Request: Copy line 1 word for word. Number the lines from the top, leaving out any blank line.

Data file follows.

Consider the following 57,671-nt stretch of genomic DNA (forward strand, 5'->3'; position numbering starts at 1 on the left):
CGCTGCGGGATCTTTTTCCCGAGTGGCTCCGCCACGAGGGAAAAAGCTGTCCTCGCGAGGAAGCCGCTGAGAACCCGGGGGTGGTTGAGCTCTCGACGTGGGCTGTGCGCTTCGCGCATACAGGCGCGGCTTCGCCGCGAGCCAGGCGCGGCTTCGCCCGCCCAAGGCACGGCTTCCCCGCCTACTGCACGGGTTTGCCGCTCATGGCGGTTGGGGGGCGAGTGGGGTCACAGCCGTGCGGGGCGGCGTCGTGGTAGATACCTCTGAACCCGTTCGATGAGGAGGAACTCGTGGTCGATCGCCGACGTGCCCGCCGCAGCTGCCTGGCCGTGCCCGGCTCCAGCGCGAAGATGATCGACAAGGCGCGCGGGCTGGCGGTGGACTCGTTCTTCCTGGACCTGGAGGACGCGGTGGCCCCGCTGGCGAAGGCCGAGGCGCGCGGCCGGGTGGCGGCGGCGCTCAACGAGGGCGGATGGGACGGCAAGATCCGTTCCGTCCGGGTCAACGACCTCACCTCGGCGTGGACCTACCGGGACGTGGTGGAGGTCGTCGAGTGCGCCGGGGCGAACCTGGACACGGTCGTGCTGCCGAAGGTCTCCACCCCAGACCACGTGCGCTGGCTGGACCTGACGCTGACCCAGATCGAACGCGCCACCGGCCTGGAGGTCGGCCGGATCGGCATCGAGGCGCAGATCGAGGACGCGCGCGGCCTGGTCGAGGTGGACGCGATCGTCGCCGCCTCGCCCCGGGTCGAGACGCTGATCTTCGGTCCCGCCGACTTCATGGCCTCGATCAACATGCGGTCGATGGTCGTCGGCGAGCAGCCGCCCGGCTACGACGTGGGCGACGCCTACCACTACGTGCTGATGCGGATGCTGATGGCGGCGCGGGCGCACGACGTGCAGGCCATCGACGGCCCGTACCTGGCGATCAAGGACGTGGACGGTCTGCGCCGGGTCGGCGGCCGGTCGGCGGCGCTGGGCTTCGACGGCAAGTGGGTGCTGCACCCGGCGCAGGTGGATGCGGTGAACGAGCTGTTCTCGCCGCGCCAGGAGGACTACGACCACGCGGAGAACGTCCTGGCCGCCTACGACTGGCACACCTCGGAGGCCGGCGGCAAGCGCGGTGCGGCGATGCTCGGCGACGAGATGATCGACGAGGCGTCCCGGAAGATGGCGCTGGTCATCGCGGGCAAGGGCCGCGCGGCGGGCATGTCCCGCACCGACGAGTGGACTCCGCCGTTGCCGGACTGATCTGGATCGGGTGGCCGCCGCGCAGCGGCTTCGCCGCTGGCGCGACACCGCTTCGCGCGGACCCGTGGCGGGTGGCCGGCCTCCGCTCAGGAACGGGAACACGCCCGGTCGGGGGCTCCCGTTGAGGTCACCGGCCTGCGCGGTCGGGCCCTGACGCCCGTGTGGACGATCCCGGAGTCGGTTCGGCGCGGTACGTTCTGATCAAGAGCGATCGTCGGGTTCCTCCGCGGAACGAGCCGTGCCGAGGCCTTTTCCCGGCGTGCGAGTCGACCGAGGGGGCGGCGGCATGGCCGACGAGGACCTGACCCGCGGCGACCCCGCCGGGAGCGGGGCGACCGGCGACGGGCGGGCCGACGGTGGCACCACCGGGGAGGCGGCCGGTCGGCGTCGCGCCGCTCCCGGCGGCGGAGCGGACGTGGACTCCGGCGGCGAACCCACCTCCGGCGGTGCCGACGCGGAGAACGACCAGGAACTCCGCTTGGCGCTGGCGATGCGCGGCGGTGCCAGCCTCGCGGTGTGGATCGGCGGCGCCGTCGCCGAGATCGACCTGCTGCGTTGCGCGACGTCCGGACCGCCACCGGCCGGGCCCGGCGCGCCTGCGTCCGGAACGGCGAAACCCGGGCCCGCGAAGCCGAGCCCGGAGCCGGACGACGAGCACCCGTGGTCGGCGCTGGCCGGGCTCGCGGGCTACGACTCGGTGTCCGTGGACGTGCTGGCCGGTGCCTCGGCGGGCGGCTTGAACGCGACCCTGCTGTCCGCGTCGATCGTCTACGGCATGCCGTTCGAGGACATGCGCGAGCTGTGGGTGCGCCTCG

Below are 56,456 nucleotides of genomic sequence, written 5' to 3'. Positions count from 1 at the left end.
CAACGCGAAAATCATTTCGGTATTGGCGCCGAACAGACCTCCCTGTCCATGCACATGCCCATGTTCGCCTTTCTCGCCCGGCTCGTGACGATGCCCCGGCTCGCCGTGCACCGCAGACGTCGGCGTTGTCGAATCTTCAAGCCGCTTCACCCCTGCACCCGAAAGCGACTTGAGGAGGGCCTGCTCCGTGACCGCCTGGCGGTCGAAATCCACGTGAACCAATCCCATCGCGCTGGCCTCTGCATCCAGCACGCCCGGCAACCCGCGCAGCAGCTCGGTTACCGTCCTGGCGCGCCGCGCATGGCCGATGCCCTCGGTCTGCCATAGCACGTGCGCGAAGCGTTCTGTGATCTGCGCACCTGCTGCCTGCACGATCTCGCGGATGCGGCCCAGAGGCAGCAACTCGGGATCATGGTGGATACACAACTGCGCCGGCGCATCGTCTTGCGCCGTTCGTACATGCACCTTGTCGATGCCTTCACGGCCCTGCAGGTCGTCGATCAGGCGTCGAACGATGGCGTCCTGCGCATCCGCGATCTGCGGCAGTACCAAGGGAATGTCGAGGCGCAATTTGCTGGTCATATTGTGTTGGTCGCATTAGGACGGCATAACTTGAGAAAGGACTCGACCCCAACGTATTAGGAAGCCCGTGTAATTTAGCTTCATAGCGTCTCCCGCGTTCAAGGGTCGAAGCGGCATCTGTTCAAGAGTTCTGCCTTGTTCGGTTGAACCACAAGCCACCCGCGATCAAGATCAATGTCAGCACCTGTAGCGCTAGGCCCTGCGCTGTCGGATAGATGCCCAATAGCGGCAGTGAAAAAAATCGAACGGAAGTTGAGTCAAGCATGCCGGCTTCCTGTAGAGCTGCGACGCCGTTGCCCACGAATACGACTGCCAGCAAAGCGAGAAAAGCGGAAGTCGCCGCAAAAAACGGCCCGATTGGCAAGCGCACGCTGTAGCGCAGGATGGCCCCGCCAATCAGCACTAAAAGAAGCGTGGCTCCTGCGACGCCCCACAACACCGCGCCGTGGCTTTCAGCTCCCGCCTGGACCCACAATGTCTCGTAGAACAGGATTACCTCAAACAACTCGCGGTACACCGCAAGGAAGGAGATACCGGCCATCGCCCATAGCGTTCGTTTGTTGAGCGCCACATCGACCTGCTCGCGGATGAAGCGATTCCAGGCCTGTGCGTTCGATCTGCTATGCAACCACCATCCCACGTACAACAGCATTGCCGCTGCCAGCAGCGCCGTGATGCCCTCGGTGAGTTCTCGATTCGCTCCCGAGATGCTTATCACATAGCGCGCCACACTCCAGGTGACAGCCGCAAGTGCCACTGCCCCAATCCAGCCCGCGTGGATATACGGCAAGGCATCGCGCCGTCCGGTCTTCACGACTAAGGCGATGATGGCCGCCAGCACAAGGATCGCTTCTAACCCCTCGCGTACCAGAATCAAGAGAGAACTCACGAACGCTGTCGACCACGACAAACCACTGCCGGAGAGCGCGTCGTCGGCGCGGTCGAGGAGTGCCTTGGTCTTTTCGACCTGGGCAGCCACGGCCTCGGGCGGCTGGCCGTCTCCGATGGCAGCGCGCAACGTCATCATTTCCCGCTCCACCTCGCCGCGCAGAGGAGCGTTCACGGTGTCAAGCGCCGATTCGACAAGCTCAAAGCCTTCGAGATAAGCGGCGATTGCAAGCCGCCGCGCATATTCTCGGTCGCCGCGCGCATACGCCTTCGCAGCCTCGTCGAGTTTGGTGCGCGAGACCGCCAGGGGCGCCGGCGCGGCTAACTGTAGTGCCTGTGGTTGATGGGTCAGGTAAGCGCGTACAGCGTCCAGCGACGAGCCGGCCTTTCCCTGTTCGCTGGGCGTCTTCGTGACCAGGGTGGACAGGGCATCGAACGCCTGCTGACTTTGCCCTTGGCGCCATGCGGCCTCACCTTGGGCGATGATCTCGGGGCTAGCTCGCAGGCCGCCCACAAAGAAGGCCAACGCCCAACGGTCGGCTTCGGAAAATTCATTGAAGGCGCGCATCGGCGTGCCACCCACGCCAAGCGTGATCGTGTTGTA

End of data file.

Consider the following 57,671-nt stretch of genomic DNA (forward strand, 5'->3'; position numbering starts at 1 on the left):